Posted: 17 Jan. 2022 5 min. read

Should I stay, or should I go? The reality of hybrid working

How does hybrid working impact our employees, influence the hiring and retention of talent, and what are the indirect consequences on diversity and inclusion? In Season 2 of our Humanising the Future of Work podcast, Daniel Hind discusses these important topics with Melissa Bramwell, Director in our HR in our Human Capital practice and Antonia Edwards, Senior Manager in our Human Capital practice.

Where next?

Getting everybody back in the office is seen as beneficial to business health. Some companies, particularly in Financial Services, have asked people to come back full time. In contrast, others have moved to a more permanent remote-first working operation and the majority sit in the middle with a more hybrid approach. Deloitte, for example, gives their employees a choice, whereas other organisations are mandating two or three days in the office.

Looking at recent news headlines, it's evident that the pandemic is far from over. New variants will continue to blur any clearly defined plan of action for the foreseeable future.

So, organisations must put flexible strategies in place that allow their employees to comply with government advice while at the same time taking health and wellbeing into account.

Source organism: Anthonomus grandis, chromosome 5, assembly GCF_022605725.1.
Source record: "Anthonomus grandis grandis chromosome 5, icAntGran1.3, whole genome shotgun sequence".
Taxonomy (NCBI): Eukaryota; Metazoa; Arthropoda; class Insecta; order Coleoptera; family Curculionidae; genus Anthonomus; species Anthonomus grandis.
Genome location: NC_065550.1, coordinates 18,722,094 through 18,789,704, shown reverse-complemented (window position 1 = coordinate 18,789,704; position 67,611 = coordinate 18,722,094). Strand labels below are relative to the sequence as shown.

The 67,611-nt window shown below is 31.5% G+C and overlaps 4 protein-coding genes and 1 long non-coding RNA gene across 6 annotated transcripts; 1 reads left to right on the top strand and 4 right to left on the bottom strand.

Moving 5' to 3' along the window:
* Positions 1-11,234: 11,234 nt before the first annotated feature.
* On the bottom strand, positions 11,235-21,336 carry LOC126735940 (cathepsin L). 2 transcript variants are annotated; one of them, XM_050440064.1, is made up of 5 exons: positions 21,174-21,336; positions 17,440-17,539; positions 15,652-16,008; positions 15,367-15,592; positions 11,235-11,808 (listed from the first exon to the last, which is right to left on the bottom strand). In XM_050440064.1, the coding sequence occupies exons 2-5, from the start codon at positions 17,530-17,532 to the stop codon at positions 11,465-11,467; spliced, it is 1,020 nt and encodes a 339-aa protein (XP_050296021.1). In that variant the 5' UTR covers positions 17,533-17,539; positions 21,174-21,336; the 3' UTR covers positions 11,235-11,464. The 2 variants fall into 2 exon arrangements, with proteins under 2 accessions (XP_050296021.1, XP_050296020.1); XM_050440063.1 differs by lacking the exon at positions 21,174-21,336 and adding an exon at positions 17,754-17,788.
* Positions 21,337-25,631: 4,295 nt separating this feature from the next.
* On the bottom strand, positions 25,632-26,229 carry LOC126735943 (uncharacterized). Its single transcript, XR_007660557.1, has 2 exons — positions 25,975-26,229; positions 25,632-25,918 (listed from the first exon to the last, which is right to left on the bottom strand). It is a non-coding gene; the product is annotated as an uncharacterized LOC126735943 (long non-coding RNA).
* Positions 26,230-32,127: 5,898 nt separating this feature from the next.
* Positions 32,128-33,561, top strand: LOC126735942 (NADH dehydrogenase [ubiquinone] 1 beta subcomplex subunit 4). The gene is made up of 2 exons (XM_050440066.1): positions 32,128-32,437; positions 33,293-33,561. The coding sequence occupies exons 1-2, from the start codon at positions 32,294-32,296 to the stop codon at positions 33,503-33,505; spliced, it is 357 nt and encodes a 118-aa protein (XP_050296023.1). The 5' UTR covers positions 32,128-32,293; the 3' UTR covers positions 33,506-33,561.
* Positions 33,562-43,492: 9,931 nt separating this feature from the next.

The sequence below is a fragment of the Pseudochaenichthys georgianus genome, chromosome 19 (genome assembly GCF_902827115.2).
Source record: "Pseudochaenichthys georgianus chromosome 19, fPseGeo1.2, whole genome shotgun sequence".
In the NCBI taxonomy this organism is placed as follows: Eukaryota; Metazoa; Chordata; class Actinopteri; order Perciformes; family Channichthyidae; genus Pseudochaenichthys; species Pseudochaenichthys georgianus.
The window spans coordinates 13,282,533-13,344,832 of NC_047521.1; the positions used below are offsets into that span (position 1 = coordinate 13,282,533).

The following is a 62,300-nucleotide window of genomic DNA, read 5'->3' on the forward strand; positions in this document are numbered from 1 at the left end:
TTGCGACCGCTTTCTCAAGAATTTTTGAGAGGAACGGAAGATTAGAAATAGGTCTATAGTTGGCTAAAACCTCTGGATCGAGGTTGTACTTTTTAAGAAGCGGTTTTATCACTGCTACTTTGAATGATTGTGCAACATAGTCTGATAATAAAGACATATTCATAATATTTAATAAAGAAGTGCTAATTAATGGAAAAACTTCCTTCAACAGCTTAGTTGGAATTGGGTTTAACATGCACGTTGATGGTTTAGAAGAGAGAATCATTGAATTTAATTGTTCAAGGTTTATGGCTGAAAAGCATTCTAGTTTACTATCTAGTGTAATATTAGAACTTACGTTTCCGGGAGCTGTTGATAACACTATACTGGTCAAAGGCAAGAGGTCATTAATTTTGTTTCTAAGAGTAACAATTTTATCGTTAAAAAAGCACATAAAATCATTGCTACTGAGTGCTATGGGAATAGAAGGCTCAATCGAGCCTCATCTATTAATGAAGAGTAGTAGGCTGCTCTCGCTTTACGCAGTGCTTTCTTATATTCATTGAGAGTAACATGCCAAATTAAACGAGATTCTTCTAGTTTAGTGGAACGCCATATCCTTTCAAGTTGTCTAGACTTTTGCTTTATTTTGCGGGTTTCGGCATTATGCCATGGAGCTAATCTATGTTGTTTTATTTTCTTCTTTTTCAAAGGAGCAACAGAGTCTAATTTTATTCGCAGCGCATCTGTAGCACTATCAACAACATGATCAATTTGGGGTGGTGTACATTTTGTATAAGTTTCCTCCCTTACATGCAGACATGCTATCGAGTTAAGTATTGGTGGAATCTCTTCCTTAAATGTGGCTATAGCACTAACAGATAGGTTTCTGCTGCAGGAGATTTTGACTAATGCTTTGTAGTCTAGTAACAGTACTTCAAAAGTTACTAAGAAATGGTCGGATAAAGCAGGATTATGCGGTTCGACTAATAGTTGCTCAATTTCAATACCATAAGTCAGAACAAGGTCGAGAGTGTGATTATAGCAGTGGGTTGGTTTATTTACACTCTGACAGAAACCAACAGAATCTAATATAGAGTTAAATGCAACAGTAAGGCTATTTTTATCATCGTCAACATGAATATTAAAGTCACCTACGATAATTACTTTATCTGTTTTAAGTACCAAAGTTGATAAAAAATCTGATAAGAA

In our recent return to workplace survey, 68% of executives favoured a hybrid model, which is more complex than the polarised all-in or all-out approach. And whilst it isn't new, especially in the knowledge industry, the arrival of COVID has accelerated its acceptance as a permanent way of operating.

Has hybrid work changed?

Essentially hybrid working today is a mix of different working models that have been previously tried and tested. Organisations now need to figure out what works for their business, employees, and customers. They need to adopt a curious mindset, understand, listen, and experiment with different approaches to pivot their strategy for the future.

There are no guarantees that organisations will be able to fix all of the aspects of the hybrid model that had not worked before the pandemic; but the opportunity to reset will help them create best practices, engage with their people, and think about how they can reframe work differently for the future.

Flexibility is at the heart of hybrid working, not only when it comes to where and when people work but also how organisations trust their employees and support managers.

Is the great resignation a threat?

As we move to a post-pandemic world, a more hybrid way of working has precipitated a new shift in the employee mindset. It's becoming a new reality.

Some call it the great resignation, where increasing numbers of employees have started looking at employment differently, reassessing their options, and exploring new possibilities. They are not moving to new jobs but searching out new meaning and experiences.

This development will inevitably have a knock-on effect. Surveys reveal 80% of organisations expect a talent shortage in the next six months, whereas 40% of the global workforce is considering leaving their current employer in the next year – presenting both a challenge and an opportunity.